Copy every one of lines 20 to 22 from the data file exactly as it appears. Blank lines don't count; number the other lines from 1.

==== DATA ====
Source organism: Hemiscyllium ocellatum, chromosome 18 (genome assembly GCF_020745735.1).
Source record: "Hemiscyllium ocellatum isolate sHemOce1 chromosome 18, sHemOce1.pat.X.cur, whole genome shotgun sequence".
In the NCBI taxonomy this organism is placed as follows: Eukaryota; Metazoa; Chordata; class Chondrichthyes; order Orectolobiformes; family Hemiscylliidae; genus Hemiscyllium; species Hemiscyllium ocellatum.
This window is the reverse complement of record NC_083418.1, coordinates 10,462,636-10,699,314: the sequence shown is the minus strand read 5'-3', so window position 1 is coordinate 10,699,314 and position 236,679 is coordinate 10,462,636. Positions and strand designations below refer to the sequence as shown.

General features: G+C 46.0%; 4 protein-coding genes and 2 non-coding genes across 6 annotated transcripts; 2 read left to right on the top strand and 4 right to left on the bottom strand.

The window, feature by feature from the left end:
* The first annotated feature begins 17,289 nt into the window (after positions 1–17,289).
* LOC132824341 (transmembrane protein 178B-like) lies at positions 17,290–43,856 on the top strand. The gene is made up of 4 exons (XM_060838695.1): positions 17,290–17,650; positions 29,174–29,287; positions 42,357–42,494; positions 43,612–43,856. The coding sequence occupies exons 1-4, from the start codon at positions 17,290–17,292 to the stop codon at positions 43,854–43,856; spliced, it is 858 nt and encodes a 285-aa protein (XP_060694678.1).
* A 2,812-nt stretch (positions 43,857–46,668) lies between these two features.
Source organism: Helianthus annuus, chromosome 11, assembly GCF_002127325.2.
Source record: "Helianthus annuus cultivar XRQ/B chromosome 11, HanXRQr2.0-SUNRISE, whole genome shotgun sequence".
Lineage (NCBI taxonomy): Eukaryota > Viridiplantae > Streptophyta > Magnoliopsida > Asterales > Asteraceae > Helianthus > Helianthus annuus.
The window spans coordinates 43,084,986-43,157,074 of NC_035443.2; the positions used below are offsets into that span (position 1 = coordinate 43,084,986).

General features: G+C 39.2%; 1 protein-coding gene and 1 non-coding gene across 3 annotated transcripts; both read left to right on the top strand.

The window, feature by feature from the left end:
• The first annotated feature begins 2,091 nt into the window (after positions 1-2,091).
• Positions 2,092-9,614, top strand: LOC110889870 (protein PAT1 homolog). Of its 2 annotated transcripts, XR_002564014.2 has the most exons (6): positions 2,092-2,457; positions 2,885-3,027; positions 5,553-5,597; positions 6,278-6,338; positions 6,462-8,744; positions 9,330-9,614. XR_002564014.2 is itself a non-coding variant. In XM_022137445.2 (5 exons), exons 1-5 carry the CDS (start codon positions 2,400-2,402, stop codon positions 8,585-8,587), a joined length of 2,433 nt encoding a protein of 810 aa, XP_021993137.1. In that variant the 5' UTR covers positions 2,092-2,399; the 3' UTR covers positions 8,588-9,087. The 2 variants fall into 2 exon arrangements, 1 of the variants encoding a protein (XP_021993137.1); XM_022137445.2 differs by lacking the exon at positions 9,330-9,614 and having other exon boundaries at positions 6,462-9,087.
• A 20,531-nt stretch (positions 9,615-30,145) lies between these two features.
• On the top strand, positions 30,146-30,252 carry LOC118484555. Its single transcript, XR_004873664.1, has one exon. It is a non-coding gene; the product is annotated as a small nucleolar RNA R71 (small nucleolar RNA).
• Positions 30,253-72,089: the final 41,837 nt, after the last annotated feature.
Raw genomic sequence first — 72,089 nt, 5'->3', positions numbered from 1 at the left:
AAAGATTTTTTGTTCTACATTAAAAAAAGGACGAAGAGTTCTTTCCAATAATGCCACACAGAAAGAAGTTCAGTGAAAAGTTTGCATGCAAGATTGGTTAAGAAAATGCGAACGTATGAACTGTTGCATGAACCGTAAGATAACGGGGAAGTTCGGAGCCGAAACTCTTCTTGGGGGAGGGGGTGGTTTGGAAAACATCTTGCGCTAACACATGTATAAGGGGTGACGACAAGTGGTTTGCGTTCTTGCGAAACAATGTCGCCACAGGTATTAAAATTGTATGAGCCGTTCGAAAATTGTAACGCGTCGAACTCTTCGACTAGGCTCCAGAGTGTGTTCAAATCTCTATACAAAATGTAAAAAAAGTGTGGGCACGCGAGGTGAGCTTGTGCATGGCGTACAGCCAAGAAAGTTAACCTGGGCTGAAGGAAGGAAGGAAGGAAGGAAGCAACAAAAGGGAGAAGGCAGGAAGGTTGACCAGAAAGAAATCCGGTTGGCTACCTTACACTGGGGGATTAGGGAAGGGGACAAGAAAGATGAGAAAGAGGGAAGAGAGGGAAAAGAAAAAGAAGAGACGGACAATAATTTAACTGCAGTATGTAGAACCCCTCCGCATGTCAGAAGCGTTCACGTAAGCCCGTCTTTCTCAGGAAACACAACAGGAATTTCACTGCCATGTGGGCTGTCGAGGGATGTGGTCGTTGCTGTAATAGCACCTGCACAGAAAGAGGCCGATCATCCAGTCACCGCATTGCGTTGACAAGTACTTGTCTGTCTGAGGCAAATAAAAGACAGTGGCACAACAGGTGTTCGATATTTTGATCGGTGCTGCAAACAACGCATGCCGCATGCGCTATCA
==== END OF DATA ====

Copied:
• Positions 30,253-72,089: the final 41,837 nt, after the last annotated feature.
Raw genomic sequence first — 72,089 nt, 5'->3', positions numbered from 1 at the left:
AAAGATTTTTTGTTCTACATTAAAAAAAGGACGAAGAGTTCTTTCCAATAATGCCACACAGAAAGAAGTTCAGTGAAAAGTTTGCATGCAAGATTGGTTAAGAAAATGCGAACGTATGAACTGTTGCATGAACCGTAAGATAACGGGGAAGTTCGGAGCCGAAACTCTTCTTGGGGGAGGGGGTGGTTTGGAAAACATCTTGCGCTAACACATGTATAAGGGGTGACGACAAGTGGTTTGCGTTCTTGCGAAACAATGTCGCCACAGGTATTAAAATTGTATGAGCCGTTCGAAAATTGTAACGCGTCGAACTCTTCGACTAGGCTCCAGAGTGTGTTCAAATCTCTATACAAAATGTAAAAAAAGTGTGGGCACGCGAGGTGAGCTTGTGCATGGCGTACAGCCAAGAAAGTTAACCTGGGCTGAAGGAAGGAAGGAAGGAAGGAAGCAACAAAAGGGAGAAGGCAGGAAGGTTGACCAGAAAGAAATCCGGTTGGCTACCTTACACTGGGGGATTAGGGAAGGGGACAAGAAAGATGAGAAAGAGGGAAGAGAGGGAAAAGAAAAAGAAGAGACGGACAATAATTTAACTGCAGTATGTAGAACCCCTCCGCATGTCAGAAGCGTTCACGTAAGCCCGTCTTTCTCAGGAAACACAACAGGAATTTCACTGCCATGTGGGCTGTCGAGGGATGTGGTCGTTGCTGTAATAGCACCTGCACAGAAAGAGGCCGATCATCCAGTCACCGCATTGCGTTGACAAGTACTTGTCTGTCTGAGGCAAATAAAAGACAGTGGCACAACAGGTGTTCGATATTTTGATCGGTGCTGCAAACAACGCATGCCGCATGCGCTATCA